Los Angeles: The place death lives

By Megan Singleton

Megan Singleton summons up the courage to enter the Museum of Death in LA, and ponders the Dark Tourism trend

The entrance to the Museum of Death, Sunset Boulevard in Los Angeles, California. Photo / Megan Singleton
The entrance to the Museum of Death, Sunset Boulevard in Los Angeles, California. Photo / Megan Singleton

I should never have gone in. I knew when I was looking around the welcome area that this museum would freak me out, but in the interests of a good story, I paid $15 and walked through the curtains.

"Welcome area" is a misnomer. There is nothing welcoming about the Museum of Death on LA's Sunset Boulevard. Behind the blood-red velvet curtains was another curtain, this time clinking beads. We pushed them apart and the noise made a woman in the windowless room nearly collapse in fright. I soon saw why.

She and her husband were engrossed in newspaper clippings accompanied by crime scene photos of a gruesome death. We laughed uneasily.

This place made me jumpy. It had a slight smell that made the hairs on the back of my neck stand up and my stomach began to churn. My husband - a policeman - was utterly fascinated, more by the audacity of the exhibition than by the images he was seeing. I just wanted to clutch his arm and close my eyes.

The owner of this grisly flotsam of humanity, James Dean (he assured me this was his real name), explained that this current collection is only a part of what he owns in the genre of death. He's been an avid collector for 25 years and his exhibits run from his own taxidermied pets in a dusty trophy room to body bags, torture chairs and gruesome crime scene photos that he has requested directly from the courts and now displays on the walls.

In the United States, the First Amendment right to freedom of expression means that the victim's right to privacy doesn't exist. When I asked Dean about this, he just responded that the victims' families don't have to visit. Apparently it's okay in America to gather information and images about anybody to make money out of them.

It took me several hours before my stomach settled and I was able to shove the images aside. And it got me thinking about the ethics around this genre known as Dark Tourism. Where should we draw the line?

Is it okay that photos of a man who has been decapitated by his betraying wife and her secret boyfriend are now on the wall at The Museum of Death? Incidentally, it was these photos that were her downfall. She and her lover, both naked and posing with a hacksaw poised over the mutilated body of her unsuspecting husband as he watched television, were processed by a "friend" at a local drug store, but packaged by another colleague, who called the cops. The man got life in prison and she got six years. She's already out.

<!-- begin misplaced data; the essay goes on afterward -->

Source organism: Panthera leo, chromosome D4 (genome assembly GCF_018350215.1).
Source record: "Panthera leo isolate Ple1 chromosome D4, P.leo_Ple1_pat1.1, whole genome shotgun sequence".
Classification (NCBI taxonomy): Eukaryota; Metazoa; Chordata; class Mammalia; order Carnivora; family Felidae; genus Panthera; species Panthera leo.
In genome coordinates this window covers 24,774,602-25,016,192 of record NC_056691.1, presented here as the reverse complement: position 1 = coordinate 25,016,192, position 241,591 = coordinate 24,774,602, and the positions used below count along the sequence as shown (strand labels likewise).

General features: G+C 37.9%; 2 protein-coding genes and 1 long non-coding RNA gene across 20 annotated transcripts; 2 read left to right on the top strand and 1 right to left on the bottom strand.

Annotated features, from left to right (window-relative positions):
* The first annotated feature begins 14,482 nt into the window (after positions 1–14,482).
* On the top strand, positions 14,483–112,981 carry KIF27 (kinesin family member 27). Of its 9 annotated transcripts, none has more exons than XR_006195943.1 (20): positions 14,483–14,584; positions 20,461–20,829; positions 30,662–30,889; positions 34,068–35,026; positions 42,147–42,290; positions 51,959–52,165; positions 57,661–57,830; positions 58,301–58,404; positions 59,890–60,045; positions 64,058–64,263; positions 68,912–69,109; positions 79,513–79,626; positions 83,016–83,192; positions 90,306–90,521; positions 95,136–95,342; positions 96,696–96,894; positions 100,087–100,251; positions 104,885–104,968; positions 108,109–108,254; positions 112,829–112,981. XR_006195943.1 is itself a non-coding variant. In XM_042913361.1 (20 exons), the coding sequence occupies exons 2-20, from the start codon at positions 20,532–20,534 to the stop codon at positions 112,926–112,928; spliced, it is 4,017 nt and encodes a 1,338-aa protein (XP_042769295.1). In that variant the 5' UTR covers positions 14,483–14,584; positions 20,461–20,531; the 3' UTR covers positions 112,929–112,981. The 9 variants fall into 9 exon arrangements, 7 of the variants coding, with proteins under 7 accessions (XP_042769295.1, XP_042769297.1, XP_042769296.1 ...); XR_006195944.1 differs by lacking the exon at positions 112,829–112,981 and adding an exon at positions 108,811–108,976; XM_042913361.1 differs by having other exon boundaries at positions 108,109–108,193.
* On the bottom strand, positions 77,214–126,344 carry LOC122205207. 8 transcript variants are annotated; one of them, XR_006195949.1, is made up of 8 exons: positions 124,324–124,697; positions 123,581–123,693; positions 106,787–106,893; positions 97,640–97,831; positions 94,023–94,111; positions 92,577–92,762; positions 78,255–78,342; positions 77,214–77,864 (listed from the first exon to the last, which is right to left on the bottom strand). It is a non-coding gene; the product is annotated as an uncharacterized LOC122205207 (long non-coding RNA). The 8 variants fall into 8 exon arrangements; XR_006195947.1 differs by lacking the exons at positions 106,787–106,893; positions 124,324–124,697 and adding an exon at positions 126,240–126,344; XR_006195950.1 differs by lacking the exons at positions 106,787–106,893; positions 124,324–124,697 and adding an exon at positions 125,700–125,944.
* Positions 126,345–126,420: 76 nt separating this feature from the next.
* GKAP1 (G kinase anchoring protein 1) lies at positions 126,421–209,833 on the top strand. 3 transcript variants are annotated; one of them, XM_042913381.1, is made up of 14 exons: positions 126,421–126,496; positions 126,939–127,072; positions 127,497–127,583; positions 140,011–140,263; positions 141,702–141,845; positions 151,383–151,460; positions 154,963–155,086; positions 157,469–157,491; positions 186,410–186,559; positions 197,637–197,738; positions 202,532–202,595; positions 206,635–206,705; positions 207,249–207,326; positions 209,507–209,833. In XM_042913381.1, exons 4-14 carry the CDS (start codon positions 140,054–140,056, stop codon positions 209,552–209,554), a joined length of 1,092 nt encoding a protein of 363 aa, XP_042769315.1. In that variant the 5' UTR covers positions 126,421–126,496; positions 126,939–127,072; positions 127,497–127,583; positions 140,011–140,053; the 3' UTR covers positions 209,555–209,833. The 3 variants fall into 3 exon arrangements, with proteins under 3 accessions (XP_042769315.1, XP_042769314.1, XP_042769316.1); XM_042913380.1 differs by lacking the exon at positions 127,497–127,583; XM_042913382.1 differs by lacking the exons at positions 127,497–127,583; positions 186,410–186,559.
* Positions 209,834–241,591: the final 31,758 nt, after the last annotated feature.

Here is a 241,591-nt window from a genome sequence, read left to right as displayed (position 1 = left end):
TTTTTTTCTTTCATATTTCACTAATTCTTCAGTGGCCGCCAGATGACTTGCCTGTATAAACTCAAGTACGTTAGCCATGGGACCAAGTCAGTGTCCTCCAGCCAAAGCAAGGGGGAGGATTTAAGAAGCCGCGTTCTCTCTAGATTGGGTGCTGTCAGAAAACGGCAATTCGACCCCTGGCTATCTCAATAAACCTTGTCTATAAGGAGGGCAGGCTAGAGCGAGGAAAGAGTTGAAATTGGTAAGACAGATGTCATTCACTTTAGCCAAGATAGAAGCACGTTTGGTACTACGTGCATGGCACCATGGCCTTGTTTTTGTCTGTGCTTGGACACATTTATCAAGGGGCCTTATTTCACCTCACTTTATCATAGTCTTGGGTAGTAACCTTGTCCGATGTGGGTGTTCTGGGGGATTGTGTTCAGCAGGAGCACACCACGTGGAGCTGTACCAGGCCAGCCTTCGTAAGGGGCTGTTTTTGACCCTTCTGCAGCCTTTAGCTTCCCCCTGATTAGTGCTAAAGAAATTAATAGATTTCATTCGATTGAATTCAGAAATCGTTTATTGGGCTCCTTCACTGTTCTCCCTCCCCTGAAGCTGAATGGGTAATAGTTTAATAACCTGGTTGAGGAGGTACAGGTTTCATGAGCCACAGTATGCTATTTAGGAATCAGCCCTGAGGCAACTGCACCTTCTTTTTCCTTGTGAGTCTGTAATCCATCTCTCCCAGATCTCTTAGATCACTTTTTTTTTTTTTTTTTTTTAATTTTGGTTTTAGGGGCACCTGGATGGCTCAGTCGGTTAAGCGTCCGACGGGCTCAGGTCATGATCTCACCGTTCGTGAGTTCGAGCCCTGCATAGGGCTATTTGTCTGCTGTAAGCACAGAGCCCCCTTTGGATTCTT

But, while I was affected by the things I saw here, I wonder if I would feel the same way about the collection of gruesome photos of Pol Pot's Tuol Sleng prison in Cambodia.

Or is this somehow an educational pilgrimage, a piece of history that, by visiting and being shocked, we vow never to forget the horror that one person, one regime or one nation can perpetrate on the innocent?

Or is it a numbers game? Paying money to visit the site where many deaths took place seems somehow noble, but when it's one anonymous person without political motivation, it's sick?

Perhaps it's the grisly images? I visited the Crime Museum in Washington DC two years ago. There, exhibitions feature graphic accounts of serial killers and brutal mafia wars in Chicago in the 1910s, but without the colour photos.

However, Ted Bundy's VW Beetle sits in the foyer of that institution, doors thrust open to show exactly where he placed his bound victims before torturing and killing them.

It seems that today, we can be too blase about immersing ourselves in the macabre. Over time we've depersonalised it so that other people's suffering barely moves us. Many monuments around the world are in place to remember tragic passings - New York's 911 Freedom Tower will be completed in 2013, 12 years after the attack.

It's a conundrum. I don't want to see footage of people leaping to their deaths from the World Trade Center, but I'm okay to read their names in the memorial that now lies on the site where they brutally landed that day. Is it different for everyone, perhaps? Dark Tourism is a popular genre; just look at the hordes who go to Gallipoli each year. But seeing photos of the bloodied and broken bodies lying at Chunuk Bair might be where we draw the line.

If Dark Tourism can help give us an insight into a world in which we don't want to live, then maybe it has its place. But if it is purely a revenue stream for twisted individuals to indulge in a base fantasy world, then I say use the red marker and draw that line.

* Megan Singleton was assisted to the Los Angeles by Air Tahiti Nui.

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